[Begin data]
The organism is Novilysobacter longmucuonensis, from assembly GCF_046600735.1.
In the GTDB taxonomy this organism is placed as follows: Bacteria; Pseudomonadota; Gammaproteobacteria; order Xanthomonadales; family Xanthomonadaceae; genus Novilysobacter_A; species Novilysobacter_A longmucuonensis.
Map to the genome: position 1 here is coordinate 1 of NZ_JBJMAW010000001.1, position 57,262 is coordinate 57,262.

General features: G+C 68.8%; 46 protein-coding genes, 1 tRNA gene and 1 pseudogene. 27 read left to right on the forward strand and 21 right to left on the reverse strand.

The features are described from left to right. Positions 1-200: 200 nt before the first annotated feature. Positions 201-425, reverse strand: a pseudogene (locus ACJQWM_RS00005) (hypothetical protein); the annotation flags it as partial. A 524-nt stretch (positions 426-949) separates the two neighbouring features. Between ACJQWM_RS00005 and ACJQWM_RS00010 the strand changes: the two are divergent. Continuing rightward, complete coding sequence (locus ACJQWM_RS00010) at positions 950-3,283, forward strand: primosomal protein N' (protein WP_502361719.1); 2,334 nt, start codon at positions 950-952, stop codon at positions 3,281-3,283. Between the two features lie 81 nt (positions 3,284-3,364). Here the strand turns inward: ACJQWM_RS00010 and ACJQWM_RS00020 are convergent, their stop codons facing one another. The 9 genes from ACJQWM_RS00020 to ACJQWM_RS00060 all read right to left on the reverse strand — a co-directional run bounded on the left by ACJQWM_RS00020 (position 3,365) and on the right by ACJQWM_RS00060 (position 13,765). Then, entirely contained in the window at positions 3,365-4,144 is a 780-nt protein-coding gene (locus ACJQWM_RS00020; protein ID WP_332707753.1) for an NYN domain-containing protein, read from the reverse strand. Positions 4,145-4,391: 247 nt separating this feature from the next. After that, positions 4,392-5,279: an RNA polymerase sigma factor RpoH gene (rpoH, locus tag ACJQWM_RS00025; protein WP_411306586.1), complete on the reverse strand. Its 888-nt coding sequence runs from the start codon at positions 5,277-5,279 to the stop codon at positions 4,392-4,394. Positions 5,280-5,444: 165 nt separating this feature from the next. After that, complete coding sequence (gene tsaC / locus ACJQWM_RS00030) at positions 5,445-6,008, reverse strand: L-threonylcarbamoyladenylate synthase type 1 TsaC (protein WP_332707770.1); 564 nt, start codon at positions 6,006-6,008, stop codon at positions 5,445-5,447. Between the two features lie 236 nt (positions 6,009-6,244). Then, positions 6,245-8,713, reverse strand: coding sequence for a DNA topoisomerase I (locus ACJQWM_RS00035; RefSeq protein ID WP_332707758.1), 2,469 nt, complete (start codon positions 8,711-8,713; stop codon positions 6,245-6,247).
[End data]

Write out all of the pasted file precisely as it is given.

The organism is Novilysobacter longmucuonensis, from assembly GCF_046600735.1.
In the GTDB taxonomy this organism is placed as follows: Bacteria; Pseudomonadota; Gammaproteobacteria; order Xanthomonadales; family Xanthomonadaceae; genus Novilysobacter_A; species Novilysobacter_A longmucuonensis.
Map to the genome: position 1 here is coordinate 1 of NZ_JBJMAW010000001.1, position 57,262 is coordinate 57,262.

General features: G+C 68.8%; 46 protein-coding genes, 1 tRNA gene and 1 pseudogene. 27 read left to right on the forward strand and 21 right to left on the reverse strand.

The features are described from left to right. Positions 1-200: 200 nt before the first annotated feature. Positions 201-425, reverse strand: a pseudogene (locus ACJQWM_RS00005) (hypothetical protein); the annotation flags it as partial. A 524-nt stretch (positions 426-949) separates the two neighbouring features. Between ACJQWM_RS00005 and ACJQWM_RS00010 the strand changes: the two are divergent. Continuing rightward, complete coding sequence (locus ACJQWM_RS00010) at positions 950-3,283, forward strand: primosomal protein N' (protein WP_502361719.1); 2,334 nt, start codon at positions 950-952, stop codon at positions 3,281-3,283. Between the two features lie 81 nt (positions 3,284-3,364). Here the strand turns inward: ACJQWM_RS00010 and ACJQWM_RS00020 are convergent, their stop codons facing one another. The 9 genes from ACJQWM_RS00020 to ACJQWM_RS00060 all read right to left on the reverse strand — a co-directional run bounded on the left by ACJQWM_RS00020 (position 3,365) and on the right by ACJQWM_RS00060 (position 13,765). Then, entirely contained in the window at positions 3,365-4,144 is a 780-nt protein-coding gene (locus ACJQWM_RS00020; protein ID WP_332707753.1) for an NYN domain-containing protein, read from the reverse strand. Positions 4,145-4,391: 247 nt separating this feature from the next. After that, positions 4,392-5,279: an RNA polymerase sigma factor RpoH gene (rpoH, locus tag ACJQWM_RS00025; protein WP_411306586.1), complete on the reverse strand. Its 888-nt coding sequence runs from the start codon at positions 5,277-5,279 to the stop codon at positions 4,392-4,394. Positions 5,280-5,444: 165 nt separating this feature from the next. After that, complete coding sequence (gene tsaC / locus ACJQWM_RS00030) at positions 5,445-6,008, reverse strand: L-threonylcarbamoyladenylate synthase type 1 TsaC (protein WP_332707770.1); 564 nt, start codon at positions 6,006-6,008, stop codon at positions 5,445-5,447. Between the two features lie 236 nt (positions 6,009-6,244). Then, positions 6,245-8,713, reverse strand: coding sequence for a DNA topoisomerase I (locus ACJQWM_RS00035; RefSeq protein ID WP_332707758.1), 2,469 nt, complete (start codon positions 8,711-8,713; stop codon positions 6,245-6,247).